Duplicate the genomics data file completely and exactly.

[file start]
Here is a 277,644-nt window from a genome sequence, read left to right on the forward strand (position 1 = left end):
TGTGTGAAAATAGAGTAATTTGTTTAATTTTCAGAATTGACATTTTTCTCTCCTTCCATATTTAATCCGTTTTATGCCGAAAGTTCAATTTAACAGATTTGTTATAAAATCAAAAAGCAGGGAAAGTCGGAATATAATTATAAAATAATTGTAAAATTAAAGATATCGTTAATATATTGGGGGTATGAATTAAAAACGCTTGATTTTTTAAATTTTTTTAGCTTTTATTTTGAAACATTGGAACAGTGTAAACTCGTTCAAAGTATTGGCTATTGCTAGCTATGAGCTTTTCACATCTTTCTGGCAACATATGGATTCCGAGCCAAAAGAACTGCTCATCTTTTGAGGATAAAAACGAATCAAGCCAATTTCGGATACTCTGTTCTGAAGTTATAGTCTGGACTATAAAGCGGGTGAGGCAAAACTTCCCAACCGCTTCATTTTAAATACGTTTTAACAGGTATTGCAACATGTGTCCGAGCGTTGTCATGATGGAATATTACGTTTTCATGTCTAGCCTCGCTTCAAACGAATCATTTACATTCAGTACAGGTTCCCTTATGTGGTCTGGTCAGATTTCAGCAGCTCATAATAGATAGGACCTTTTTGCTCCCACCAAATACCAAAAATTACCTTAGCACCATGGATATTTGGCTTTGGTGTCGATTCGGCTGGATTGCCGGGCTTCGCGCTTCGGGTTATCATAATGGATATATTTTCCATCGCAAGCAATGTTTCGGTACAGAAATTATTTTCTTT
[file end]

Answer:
Here is a 277,644-nt window from a genome sequence, read left to right on the forward strand (position 1 = left end):
TGTGTGAAAATAGAGTAATTTGTTTAATTTTCAGAATTGACATTTTTCTCTCCTTCCATATTTAATCCGTTTTATGCCGAAAGTTCAATTTAACAGATTTGTTATAAAATCAAAAAGCAGGGAAAGTCGGAATATAATTATAAAATAATTGTAAAATTAAAGATATCGTTAATATATTGGGGGTATGAATTAAAAACGCTTGATTTTTTAAATTTTTTTAGCTTTTATTTTGAAACATTGGAACAGTGTAAACTCGTTCAAAGTATTGGCTATTGCTAGCTATGAGCTTTTCACATCTTTCTGGCAACATATGGATTCCGAGCCAAAAGAACTGCTCATCTTTTGAGGATAAAAACGAATCAAGCCAATTTCGGATACTCTGTTCTGAAGTTATAGTCTGGACTATAAAGCGGGTGAGGCAAAACTTCCCAACCGCTTCATTTTAAATACGTTTTAACAGGTATTGCAACATGTGTCCGAGCGTTGTCATGATGGAATATTACGTTTTCATGTCTAGCCTCGCTTCAAACGAATCATTTACATTCAGTACAGGTTCCCTTATGTGGTCTGGTCAGATTTCAGCAGCTCATAATAGATAGGACCTTTTTGCTCCCACCAAATACCAAAAATTACCTTAGCACCATGGATATTTGGCTTTGGTGTCGATTCGGCTGGATTGCCGGGCTTCGCGCTTCGGGTTATCATAATGGATATATTTTCCATCGCAAGCAATGTTTCGGTACAGAAATTATTTTCTTT